Monday, January 23, 2017

Why Do Readers Read?

Not everyone is a reader. I know, right? What does that even mean? It's incomprehensible . . . especially to readers. A dedicated reader has TBR piles to rival Mt. Everest, a Kindle locked, loaded, and ready to fire off at a moment's notice, not to mention charge card statements where the largest slice of the pie goes to Amazon or Barnes & Noble.

As a writer, it's helpful to know exactly why people read so that you can incorporate some of those elements into your story (but not all, because some are polar opposites).

7 Reasons Why Readers Read

Surprise
Some readers love unpredictability. They want plot twists that slap them upside the head and leave them laying on the floor with little stars flying overhead.

Predictability
The opposite of those who love surprise are the readers who crave predictability. These are the strict genre readers who don't want their stories to vary from the formula. You know, boy meets girl, boy loses girl, boy gets girl. That sort of thing.

Escape
Sometimes life is pure drudgery, or worse, just plain awful. These readers want to run away from reality for awhile, go to places somewhere other than the place they're stuck in. An exotic setting, a foreign country, somewhere new and different.

Challenge
New ideas. Puzzling concepts. Complicated story lines. Some readers don't want the answers handed to them but rather love a great mind-bending experience.

Humor
This world has far more than enough tragedy. This kind of reader knows that and just wants a great belly laugh. Even if you're not writing a slapstick comedy, incorporating humor into your story is always a good idea for levity.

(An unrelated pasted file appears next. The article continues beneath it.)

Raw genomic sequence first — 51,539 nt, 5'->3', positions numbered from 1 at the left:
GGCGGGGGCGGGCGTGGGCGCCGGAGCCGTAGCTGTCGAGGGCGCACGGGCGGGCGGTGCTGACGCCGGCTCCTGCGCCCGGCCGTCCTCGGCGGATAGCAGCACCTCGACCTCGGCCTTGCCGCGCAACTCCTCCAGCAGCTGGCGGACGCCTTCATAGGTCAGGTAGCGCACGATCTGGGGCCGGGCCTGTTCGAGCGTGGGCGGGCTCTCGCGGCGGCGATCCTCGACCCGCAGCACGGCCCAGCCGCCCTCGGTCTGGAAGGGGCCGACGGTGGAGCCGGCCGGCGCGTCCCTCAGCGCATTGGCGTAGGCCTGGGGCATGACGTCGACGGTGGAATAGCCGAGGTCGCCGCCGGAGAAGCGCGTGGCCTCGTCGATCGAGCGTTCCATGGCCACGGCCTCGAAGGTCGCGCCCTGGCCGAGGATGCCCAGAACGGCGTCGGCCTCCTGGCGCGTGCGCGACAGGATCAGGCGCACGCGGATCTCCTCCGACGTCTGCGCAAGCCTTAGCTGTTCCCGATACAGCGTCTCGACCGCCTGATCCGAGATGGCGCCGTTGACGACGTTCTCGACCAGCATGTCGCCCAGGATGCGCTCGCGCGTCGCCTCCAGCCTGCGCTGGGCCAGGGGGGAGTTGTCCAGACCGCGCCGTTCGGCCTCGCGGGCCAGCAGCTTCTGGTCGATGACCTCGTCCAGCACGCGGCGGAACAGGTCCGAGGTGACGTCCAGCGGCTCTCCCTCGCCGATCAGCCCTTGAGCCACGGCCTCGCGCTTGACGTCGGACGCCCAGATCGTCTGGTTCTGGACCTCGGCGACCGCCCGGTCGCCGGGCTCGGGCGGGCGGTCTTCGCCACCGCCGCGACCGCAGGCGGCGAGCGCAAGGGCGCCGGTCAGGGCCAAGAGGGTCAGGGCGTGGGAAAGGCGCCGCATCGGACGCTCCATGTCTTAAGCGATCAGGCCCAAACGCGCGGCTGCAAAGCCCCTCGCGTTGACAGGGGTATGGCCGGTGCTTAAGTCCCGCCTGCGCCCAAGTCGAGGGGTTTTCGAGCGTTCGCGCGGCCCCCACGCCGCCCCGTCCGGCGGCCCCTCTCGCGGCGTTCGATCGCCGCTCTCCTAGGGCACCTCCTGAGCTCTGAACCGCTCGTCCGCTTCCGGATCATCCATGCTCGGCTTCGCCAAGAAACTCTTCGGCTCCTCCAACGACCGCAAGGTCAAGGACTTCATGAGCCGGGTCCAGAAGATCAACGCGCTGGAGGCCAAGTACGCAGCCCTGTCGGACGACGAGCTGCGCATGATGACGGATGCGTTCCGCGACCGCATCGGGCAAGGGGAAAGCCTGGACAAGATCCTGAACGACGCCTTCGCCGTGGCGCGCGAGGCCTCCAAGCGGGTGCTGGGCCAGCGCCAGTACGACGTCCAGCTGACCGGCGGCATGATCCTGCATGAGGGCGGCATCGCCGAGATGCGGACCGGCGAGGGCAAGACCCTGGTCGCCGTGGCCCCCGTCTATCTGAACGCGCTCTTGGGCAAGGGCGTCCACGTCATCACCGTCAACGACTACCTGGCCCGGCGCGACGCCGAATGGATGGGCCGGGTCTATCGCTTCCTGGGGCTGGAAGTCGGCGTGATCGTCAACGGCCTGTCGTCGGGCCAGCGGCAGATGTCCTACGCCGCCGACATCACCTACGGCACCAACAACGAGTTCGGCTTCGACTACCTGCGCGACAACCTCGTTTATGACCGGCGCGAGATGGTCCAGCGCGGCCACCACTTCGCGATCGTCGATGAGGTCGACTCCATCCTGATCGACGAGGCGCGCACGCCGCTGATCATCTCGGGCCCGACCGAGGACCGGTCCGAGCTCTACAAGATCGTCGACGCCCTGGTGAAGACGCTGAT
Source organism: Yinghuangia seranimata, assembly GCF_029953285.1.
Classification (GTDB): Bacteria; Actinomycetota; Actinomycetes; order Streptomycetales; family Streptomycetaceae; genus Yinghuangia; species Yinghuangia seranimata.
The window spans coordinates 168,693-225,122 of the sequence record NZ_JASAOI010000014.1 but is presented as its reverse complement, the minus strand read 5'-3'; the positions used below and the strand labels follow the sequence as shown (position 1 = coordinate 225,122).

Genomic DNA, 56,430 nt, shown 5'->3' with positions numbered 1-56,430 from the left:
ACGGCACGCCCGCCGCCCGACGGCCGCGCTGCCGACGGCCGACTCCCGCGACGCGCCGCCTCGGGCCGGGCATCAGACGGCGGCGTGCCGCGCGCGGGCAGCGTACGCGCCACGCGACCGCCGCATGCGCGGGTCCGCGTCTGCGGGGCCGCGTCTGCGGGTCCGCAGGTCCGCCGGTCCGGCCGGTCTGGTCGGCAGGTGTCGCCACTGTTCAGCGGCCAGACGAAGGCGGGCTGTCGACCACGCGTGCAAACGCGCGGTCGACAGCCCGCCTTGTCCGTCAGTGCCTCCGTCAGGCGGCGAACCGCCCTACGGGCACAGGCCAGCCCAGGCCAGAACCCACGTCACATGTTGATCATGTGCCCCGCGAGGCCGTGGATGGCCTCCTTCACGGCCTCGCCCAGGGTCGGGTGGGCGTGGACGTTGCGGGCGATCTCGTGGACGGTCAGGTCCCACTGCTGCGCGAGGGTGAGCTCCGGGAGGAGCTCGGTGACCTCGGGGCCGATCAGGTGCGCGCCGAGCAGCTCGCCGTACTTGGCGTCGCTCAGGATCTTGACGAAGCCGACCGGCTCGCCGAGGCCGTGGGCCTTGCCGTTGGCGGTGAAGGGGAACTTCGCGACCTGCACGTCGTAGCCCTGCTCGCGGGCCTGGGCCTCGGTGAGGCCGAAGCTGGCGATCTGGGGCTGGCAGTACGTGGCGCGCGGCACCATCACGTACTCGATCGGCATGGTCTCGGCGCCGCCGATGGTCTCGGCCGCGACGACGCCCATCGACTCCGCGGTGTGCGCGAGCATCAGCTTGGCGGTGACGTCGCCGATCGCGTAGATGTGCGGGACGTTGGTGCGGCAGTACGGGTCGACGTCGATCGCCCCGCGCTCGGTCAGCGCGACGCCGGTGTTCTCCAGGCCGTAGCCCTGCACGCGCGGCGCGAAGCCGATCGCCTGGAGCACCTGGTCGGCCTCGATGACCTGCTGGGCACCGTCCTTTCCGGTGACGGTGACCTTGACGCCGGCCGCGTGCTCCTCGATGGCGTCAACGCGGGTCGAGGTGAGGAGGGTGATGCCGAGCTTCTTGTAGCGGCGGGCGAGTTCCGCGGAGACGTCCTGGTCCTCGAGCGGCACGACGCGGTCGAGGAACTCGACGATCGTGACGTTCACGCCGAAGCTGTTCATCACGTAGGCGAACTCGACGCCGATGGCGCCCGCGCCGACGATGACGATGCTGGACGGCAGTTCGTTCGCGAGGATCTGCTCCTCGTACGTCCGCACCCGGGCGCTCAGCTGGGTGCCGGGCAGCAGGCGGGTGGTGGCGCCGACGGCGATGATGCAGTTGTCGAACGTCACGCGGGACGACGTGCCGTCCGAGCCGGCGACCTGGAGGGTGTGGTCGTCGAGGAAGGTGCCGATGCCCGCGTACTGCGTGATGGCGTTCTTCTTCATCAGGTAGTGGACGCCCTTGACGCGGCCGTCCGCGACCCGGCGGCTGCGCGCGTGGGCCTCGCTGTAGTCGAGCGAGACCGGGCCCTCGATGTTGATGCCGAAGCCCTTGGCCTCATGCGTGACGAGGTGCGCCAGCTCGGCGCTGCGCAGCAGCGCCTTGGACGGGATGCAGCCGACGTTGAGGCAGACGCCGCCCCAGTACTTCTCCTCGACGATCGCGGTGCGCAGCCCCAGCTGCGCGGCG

Adventure
Face it. Going on a real adventure is not only expensive, it can be dangerous. But who doesn't like a thrill now and then? This reader is all about action and suspense. They want to teeter on the edge of their seat while they read.

Education
Even in fiction, facts play a part, and it's those facts that some readers are eager to learn. What better way to learn than via story?

These seven elements are some of the most common reasons readers read -- but not the only reasons. Even so, incorporating one or two into a manuscript will endear you to a segment of the readerly population.

Personally, I love to read for education and surprise. How about you? Why do you like to read?

2 comments:

Tracey Hagwood said...

All of the above except predictability, if a book is too predictable why bother?

chappydebbie said...

Mostly for escape and adventure...but the other reasons fit, too.

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